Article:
128 Comments This discussion is locked.
is there any difference between äpfel and apfel, I mean in pronunciation?
Apfel with the tow dots on top of the 'a' is 'apples', while apfel with no dots on top of the 'a' is just one apple.
I thought the singular had umlauts too. (äpfel) if this is the distinction the lessons do not make that clear...
"the apple" (singular) is der Apfel, "the apples" (plural) is die Äpfel.
Not only is there a difference in the umlauts but also in the article.
And since it's a noun, it's always capitalised. apfel, äpfel do not exist as words.
Hello, I was wondering if you could tell me how to pronounce Äpfel and Apfel as I can't seem to get it right. Is one of the higher comments correct? Danke.
No, the umlaut does not change the length of the sound, it changes the sound itself.
Correct. It just seems longer because it is more noticeable. Especially when students say it because they have to work at it a little bit.
Can someone clarify, about the uasage of die, das and den and where they may be used!
First some background you must understand. In German there are four cases: nominative, accusative, dative and genitive. Basically, nominative is when something is the subject, the giver of the verb. Accusative is taken when something is the direct object, the receiver of the verb. Dative is the indirect object, usually the beneficiary or receiver of the direct object. Genitive is relation or possession. Das Kind gibt dem Sohn des Mannes den Apfel. Das Kind is nominative. dem Sohn is dative. des Mannes is genitive. den Apfel is accusative. By the way, that translates to: The child gives the son of the man (=the man's son) the apple.
Most verbs take accusative as an object but a couple take nominative, some dative and rarely genitive instead. Nominative: das ist sein Name (that's his name), accusative: ich kenne ihren Namen (I know her name), dative: dieses Wort gleicht deinem Namen (this word resembles your name), genitive: sie gedenkt seines Namens (she commemorates his name). Also, some prepositions always take accusative, some take dative, some take both (but not either), some take genitive. Look that up. Accusative: für einen Tag, dative: von einem Tag, either: an einen/einem Tag, genitive: innerhalb eines Tages.
Also, each noun in German takes a gender and it tends to be pretty random but there are several gender hints you can look up which say that certain noun endings tend to have or guarantee a certain gender. In general though, you just have to memorize the noun with its definite article to know its gender: der Apfel, das Haus, die Milch. One would think a tie would be masculine and a skirt would be feminine, but it's the other way around!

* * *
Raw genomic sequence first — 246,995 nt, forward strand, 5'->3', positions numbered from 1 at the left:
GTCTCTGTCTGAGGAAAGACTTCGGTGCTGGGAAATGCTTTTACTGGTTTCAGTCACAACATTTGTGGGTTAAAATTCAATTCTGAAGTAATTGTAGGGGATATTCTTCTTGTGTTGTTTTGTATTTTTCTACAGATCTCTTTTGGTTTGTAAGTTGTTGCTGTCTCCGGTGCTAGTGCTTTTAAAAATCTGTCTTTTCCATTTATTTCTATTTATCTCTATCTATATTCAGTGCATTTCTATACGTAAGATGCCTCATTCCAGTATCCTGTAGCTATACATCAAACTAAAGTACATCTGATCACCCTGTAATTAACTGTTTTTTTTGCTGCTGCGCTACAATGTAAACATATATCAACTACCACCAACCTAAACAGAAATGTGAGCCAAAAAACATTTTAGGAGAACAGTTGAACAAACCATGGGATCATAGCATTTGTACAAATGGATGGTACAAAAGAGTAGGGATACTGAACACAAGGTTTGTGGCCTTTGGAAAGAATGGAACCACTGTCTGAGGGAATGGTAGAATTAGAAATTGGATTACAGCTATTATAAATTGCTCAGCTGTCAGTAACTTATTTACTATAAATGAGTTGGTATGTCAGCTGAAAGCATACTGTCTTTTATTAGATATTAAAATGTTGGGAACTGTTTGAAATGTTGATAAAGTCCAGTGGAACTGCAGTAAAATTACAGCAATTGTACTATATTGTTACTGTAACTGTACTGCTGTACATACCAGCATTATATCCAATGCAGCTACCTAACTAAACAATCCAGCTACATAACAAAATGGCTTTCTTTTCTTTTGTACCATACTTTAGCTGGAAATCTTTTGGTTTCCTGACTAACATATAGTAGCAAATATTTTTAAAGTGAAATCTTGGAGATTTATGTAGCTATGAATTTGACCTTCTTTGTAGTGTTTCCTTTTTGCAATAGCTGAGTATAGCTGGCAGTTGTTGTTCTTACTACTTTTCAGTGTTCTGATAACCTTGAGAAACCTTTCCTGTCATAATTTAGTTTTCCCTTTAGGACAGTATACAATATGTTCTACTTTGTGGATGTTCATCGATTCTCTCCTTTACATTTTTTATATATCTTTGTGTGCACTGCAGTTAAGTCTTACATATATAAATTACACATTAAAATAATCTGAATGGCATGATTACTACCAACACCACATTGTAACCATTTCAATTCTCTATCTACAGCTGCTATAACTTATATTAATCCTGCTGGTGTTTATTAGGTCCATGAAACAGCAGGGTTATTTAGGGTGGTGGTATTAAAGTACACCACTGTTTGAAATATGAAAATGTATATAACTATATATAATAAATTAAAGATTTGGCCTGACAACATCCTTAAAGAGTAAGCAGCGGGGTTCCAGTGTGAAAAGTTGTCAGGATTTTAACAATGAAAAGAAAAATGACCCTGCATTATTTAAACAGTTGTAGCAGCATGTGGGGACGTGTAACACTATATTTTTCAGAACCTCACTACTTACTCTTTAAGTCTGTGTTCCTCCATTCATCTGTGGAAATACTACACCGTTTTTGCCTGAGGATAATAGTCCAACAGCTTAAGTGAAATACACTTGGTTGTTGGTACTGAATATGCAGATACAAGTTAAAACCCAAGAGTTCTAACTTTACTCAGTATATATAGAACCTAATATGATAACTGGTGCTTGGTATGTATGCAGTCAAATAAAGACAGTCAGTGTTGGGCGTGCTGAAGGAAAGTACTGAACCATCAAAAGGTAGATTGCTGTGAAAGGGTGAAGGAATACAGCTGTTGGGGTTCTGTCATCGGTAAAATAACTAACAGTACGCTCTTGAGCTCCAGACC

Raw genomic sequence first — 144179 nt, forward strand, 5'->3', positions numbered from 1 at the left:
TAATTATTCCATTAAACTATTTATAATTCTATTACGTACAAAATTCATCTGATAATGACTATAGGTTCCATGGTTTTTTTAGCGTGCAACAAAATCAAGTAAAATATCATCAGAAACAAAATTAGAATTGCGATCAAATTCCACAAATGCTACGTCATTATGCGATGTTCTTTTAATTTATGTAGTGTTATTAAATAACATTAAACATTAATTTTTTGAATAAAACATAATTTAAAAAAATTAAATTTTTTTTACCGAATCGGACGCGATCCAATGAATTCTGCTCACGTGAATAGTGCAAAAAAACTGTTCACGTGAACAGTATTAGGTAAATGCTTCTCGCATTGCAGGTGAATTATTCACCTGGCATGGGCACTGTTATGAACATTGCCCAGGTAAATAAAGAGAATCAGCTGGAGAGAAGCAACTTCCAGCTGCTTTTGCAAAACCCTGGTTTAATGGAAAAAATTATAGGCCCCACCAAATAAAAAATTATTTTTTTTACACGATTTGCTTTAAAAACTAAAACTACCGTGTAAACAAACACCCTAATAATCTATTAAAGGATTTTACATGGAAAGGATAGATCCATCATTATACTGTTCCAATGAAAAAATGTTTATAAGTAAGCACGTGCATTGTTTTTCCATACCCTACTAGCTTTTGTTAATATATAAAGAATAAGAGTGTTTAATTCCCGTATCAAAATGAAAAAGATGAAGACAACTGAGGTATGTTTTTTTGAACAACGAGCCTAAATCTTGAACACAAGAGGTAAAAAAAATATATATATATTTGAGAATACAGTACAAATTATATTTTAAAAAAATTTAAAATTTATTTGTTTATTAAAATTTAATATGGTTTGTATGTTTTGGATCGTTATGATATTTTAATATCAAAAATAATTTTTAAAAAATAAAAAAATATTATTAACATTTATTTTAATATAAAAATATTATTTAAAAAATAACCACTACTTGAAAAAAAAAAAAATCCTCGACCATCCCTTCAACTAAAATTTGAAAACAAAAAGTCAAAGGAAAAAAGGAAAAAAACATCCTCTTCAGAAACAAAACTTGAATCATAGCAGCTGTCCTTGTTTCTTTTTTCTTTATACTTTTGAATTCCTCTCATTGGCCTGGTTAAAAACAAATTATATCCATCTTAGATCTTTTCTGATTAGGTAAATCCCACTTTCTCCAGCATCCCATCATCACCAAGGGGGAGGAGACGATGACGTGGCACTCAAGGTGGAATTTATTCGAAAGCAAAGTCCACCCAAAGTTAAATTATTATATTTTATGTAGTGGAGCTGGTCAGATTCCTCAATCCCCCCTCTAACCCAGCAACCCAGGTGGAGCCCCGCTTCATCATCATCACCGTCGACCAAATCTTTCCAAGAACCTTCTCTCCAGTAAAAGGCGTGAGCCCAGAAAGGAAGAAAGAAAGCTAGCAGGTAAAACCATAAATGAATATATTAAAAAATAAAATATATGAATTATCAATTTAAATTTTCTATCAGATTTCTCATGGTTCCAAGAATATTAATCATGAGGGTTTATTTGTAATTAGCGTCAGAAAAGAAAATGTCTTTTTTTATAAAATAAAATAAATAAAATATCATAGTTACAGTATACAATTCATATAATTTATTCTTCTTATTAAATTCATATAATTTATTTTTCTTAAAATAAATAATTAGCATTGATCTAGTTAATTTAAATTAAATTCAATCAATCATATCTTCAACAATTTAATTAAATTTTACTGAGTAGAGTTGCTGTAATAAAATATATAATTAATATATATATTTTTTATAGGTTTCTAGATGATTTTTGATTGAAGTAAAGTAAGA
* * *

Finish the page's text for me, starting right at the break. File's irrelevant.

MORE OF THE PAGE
Here is the table:
And also for the indefinite articles (a/an):
I hope this helps! Good luck on your German journey. Don't give up!
I need a way to copy and save this. Don't see a way to do that on my Android PDA.
Typically, you can take a screenshot by holding your power and volume down buttons simultaneously for 1-2 seconds. Cheers.
You should also be able to screen shot by swiping your hand flat across the screen surface on an Android.
There's this sweet app that I found called "German Articles Grammer" in the Android market, and it has a page similar to this.
Danke TrioLinguist! Just one thing: I'm wondering why plural is listed parallel to masculine and feminine in those charts... does it mean that in German they don't distinguish genders in plural forms?
Good news: Nope!
- der Bär - die Bären
- das Bild - die Bilder
- die Kuh - die Kühe
Thank you for the explanation! This will be very helpful as the amount of words expands.
Thanks for the explanation. However, I don't see the table related to the nouns
Is the "Ä" pronounced like the "ay" in "say" or is it pronounced in a different way?
Also, in addition to @spiffwalker's comment regarding the umlaut, when it's singular, the article for apple is Der - der Apfel. When it's plural, it's die Äpfel.
How are you supposed to know how to convert a noun from singular to plural?
As in English, it is "just because". There is no logic to it. Follow this rule, except here and here and here.
I'd just like to add that while there is no rule, there are ways to make educated guesses. I would still suggest learning the plural with each noun (especially in beginner stages).
If, for whatever reason, you are unable to use umluats in the spelling, is it acceptable to spell it Aepfel? I know Duo corrects you, but I have gotten away with that sort of spelling with "ue" using online dicionaries such as Leo, and I seem to recall that as being accepted when I took German classes. Any idea?
Yes, there are several ways
1) alt+different numbers = different letters with umlauts (http://www.toytowngermany.com/lofi/index.php/t49531.html)
2) install a keyboard layout that can type letters with umlauts (Apple extended, Canadian multilingual standard, German, US international, UK extended, etc.)